Outlander: EW goes inside the wild, sexy world of the Starz hit
Sex, rugs and rolls in the hay! It’s the time-traveling epic that turned on a nation. As Starz’s hit drama Outlander returns for season 2, EW is pulling back the curtain on all the steamy twists and surprise turns ahead. To continue reading more on Outlander (and those crazy good sex scenes!), buy the new issue of Entertainment Weekly here, or pick it up on newsstands Friday – and subscribe now for all the exclusive interviews and photos, only in EW. Just keep your smelling salts handy…
Sam Heughan doesn’t like to let down the fans.
But the hunky star of Outlander – Starz’s hit series that returns April 9 – always feels like he’s the bearer of bad news when he has to remind folks of the fact that he and his onscreen wife, Caitriona Balfe (Claire Fraser), aren’t an item in real life.
“I think there was a little bit of upset by some fans,” Heughan admits to EW. “It slightly saddens me but I guess it means that we’ve done a good job.”
You bet your woolly kilt it does. Anticipation is high for the second season of the drama that’s based on Diana Gabaldon’s bestselling book series about a WW2 combat nurse (Claire) who travels back to 18th Century Scotland and falls hard for a rugged Highlander (Heughan). That’s why EW has devoted its next cover – and eight scoop-filled pages – to the sexy series from executive producer Ronald D. Moore.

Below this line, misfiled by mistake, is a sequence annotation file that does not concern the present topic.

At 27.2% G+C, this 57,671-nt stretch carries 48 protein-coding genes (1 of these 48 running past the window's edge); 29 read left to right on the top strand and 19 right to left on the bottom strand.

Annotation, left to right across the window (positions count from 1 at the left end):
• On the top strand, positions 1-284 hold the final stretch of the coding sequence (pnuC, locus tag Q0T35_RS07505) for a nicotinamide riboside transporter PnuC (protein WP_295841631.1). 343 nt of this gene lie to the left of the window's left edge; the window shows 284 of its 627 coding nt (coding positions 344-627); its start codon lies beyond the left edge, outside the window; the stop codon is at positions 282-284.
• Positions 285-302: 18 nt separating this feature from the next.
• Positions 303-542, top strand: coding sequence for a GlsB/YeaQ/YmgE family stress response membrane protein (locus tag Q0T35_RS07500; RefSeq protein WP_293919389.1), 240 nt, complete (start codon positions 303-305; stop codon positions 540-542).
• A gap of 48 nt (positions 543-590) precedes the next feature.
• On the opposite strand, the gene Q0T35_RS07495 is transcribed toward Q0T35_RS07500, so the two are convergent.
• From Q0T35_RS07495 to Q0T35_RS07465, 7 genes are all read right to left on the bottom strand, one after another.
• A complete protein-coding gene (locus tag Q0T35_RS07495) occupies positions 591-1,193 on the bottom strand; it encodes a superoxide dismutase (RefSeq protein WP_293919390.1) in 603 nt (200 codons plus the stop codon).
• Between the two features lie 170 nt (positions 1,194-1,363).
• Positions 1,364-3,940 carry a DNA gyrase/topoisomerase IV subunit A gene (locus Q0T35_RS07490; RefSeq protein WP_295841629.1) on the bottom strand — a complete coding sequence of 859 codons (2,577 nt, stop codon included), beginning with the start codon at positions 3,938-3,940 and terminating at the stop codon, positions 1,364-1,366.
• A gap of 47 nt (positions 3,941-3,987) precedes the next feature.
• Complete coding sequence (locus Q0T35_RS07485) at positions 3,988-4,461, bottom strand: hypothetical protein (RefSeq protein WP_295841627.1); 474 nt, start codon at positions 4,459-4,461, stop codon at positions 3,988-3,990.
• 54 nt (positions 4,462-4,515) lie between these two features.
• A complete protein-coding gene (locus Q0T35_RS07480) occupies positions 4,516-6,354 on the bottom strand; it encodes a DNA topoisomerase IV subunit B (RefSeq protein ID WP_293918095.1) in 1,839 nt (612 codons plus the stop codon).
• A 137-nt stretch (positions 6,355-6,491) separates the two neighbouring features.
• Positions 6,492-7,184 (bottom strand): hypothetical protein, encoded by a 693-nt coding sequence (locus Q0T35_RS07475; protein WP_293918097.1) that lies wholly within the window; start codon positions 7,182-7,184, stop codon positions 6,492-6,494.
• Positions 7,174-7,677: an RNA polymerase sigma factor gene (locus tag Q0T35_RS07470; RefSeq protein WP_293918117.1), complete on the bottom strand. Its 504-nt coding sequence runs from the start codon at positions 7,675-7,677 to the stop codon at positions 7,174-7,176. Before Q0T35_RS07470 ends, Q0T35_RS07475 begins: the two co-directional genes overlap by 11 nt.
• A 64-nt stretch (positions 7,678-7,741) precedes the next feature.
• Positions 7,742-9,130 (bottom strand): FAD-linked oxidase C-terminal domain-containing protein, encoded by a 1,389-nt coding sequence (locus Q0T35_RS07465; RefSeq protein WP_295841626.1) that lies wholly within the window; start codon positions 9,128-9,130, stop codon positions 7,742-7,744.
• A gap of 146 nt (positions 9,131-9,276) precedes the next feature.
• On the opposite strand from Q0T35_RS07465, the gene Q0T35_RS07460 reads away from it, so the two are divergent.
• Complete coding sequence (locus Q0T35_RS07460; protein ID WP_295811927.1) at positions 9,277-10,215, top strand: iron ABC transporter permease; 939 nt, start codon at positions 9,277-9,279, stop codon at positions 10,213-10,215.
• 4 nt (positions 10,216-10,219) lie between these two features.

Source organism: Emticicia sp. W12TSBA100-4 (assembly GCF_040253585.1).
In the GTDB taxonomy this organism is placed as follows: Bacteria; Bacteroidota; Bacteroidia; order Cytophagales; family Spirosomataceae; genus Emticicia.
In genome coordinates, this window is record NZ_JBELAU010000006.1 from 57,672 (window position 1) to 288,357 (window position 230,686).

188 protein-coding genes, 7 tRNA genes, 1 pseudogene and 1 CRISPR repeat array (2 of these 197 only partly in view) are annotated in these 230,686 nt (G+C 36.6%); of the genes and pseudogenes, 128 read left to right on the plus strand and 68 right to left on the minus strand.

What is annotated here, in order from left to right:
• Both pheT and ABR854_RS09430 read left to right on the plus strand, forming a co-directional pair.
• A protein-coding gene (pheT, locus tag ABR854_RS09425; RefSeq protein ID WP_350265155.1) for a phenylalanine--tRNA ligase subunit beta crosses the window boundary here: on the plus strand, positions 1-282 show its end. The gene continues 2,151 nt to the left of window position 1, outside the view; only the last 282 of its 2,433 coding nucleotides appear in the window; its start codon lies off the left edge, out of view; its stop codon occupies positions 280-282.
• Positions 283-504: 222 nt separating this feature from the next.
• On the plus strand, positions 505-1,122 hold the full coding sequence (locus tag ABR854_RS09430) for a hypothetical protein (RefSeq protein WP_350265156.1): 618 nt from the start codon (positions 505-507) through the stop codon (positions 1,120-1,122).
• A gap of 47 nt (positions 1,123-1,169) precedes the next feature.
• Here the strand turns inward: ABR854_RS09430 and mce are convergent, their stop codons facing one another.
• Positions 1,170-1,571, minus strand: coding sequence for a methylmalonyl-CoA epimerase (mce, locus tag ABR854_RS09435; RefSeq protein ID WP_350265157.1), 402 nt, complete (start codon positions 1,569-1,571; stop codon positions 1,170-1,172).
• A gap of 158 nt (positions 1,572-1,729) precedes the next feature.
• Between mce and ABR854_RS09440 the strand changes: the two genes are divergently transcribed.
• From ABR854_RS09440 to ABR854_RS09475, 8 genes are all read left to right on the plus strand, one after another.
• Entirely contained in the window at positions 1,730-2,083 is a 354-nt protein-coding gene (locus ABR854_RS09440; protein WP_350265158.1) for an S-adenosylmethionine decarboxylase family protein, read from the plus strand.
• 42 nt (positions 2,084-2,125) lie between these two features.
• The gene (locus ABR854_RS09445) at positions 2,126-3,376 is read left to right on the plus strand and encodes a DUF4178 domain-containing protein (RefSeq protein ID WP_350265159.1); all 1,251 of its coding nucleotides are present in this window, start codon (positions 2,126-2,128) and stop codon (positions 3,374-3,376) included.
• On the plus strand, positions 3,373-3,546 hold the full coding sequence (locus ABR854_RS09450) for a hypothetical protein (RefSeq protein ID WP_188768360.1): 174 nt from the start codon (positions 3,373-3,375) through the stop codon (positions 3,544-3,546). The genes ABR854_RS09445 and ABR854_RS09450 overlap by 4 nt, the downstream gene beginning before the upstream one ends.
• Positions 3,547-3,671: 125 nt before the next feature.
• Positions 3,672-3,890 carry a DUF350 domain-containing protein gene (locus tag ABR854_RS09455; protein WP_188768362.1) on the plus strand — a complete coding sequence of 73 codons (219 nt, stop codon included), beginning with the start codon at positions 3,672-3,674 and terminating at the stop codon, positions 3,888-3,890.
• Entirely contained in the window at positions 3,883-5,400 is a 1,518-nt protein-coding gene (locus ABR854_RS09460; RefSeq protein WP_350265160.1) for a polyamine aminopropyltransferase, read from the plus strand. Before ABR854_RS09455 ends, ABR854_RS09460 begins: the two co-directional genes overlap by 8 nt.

Besides lots of juicy hints about the upcoming season – is Black Jack Randall dead or what? – the cover story also delves into the show’s newest members and the challenge of adapting Gabaldon’s addictive novels for the small screen. We even have an exclusive excerpt from Gabaldon’s ninth book!
So what makes the drama, which attracted more than five million multiplatform viewers per episode, such a kilty pleasure for fans? While the network and Moore would like to tout the show’s heady and historically accurate content, most fans point to the fantastic chemistry between Heughan and Balfe.
“We’ve had to get very close so we do trust each other very implicitly,” explains Heughan. “We’re very lucky that we do have that trust and it comes across to the screen, I guess.”